Early memory deficits appearing during preclinical stages in mouse models of Alzheimer disease
DR2 CNRS, LNCA, Strasbourg
Invited by Nora Abrous (Neurocentre Magendie)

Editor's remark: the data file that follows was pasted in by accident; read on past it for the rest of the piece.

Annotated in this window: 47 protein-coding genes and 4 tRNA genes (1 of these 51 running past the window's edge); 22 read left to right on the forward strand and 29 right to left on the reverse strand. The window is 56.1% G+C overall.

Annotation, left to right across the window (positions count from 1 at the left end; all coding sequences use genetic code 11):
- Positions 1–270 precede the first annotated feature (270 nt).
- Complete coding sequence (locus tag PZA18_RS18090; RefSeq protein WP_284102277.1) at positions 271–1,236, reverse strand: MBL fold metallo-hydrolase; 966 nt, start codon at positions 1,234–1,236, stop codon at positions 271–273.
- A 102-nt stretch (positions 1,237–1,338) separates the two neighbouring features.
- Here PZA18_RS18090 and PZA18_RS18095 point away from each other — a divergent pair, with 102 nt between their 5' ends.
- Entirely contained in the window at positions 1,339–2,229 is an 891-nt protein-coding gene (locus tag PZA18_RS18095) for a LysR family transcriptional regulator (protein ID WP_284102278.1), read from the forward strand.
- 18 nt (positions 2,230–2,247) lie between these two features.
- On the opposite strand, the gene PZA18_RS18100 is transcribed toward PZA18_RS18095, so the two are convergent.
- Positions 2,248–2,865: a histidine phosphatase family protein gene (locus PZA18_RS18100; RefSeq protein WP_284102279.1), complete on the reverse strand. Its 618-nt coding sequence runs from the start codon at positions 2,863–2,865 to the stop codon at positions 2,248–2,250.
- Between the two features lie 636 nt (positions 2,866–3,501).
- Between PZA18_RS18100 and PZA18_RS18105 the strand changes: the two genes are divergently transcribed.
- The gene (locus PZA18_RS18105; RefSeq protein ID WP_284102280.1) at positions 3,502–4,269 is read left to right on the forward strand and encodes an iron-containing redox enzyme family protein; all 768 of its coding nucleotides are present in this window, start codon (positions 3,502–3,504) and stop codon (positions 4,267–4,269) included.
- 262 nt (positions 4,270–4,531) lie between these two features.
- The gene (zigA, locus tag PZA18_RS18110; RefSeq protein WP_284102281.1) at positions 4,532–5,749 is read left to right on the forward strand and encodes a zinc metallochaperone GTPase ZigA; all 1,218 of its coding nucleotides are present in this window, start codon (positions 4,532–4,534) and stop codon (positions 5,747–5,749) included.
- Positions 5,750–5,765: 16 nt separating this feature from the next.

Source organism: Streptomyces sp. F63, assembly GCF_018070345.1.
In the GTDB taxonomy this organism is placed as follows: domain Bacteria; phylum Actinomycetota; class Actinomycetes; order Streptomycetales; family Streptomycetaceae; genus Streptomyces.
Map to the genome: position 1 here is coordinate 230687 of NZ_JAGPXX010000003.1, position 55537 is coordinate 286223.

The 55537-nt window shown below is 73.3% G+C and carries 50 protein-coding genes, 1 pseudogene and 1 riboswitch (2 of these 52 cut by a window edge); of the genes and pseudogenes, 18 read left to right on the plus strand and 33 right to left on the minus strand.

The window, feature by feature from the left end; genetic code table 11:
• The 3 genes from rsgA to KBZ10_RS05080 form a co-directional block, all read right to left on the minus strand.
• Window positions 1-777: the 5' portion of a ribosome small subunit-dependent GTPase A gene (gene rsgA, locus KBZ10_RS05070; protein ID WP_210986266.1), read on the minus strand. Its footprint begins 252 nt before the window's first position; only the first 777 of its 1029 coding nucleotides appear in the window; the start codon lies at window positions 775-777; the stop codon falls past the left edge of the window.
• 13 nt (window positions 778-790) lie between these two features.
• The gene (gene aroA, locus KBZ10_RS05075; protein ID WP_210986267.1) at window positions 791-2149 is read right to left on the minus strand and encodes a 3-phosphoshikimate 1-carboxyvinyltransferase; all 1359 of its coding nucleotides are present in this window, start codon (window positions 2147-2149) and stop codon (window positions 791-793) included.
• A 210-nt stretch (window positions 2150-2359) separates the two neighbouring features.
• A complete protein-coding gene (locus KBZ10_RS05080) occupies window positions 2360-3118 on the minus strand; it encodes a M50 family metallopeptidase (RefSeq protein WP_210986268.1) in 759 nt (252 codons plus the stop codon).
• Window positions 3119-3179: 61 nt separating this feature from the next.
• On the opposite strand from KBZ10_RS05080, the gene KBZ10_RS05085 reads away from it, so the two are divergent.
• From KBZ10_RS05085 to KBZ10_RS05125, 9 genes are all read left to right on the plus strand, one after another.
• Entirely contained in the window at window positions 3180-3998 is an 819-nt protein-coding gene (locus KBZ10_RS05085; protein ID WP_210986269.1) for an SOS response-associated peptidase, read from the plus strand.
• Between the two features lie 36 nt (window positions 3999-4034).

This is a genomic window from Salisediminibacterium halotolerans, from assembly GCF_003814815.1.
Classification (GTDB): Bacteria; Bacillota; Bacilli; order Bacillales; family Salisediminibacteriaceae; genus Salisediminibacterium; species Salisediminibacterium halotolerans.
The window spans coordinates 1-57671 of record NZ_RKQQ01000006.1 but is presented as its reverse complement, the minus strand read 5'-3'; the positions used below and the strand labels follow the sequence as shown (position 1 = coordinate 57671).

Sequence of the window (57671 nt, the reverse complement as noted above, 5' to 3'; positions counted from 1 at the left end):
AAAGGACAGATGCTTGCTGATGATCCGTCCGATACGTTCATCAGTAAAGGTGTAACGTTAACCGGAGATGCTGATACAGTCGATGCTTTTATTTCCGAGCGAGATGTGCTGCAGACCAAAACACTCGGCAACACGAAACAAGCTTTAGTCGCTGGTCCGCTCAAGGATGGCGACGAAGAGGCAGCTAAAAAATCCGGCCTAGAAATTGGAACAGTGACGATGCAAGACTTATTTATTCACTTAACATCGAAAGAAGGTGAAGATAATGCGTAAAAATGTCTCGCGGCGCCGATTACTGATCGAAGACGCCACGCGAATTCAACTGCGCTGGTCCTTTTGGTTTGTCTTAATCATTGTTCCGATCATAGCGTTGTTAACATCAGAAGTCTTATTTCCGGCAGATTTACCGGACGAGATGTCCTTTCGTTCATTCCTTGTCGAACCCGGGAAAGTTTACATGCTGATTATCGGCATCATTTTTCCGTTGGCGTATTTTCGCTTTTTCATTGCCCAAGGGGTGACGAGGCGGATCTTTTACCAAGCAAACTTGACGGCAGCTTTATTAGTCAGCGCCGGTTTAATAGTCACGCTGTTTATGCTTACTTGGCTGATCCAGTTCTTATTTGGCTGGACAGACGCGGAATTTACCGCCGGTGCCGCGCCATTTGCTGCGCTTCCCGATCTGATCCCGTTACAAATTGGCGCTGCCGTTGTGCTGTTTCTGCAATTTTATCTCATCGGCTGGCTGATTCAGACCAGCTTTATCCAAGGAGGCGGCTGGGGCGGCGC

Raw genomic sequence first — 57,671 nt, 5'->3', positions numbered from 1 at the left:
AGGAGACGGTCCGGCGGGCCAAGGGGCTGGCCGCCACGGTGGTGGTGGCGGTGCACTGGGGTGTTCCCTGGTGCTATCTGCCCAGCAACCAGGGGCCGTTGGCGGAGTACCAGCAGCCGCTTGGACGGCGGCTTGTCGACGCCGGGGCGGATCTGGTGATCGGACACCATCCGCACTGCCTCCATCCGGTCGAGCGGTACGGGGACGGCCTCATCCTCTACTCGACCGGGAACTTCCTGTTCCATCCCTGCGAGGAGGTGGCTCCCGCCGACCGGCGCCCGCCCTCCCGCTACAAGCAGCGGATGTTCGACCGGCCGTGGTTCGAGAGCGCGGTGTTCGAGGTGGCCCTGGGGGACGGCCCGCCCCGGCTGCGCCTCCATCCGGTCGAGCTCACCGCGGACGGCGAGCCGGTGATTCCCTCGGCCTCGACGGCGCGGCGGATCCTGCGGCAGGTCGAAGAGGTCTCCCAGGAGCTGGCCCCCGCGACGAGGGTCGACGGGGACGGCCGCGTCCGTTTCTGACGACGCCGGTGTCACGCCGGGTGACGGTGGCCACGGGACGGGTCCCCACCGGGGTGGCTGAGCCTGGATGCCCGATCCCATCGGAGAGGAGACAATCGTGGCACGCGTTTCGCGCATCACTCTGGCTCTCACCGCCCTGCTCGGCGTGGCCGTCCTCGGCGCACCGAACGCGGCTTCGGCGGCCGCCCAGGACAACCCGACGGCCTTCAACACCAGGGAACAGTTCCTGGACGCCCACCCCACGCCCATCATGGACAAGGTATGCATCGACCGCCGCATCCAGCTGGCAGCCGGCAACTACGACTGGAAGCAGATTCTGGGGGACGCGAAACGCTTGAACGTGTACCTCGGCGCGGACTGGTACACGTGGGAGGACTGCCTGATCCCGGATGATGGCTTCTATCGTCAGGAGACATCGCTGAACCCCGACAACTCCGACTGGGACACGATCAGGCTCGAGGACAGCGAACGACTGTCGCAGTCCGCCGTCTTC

Over the last decade, the main finding about Alzheimer’s disease (AD) is that initial signs have been detected 15 to 20 years before diagnosis (e.g., see Bateman et al, 2012 and Jack et al, 2009). Since then, a great deal of efforts concentrated on the identification of early events and biomarkers that might help us to understand AD pathogenesis. The nature and severity of recognition deficits evolve as AD pathology spreads through medial temporal lobe networks and connected brain structures playing a key role in recognition memories. Therefore, object recognition paradigms have been useful to determine early memory deficits in animal models of AD. The pertinence of behavioral data provided by these paradigms will be analyzed in regard to the neuropathological phenotype of genetically modified rodent models of AD. Our aim is to outline clear advantages and possible limitations in their translational value. We propose that future progress depends on understanding neural networks supporting each form of recognition memory in parallel with the improvement of animal models of AD.
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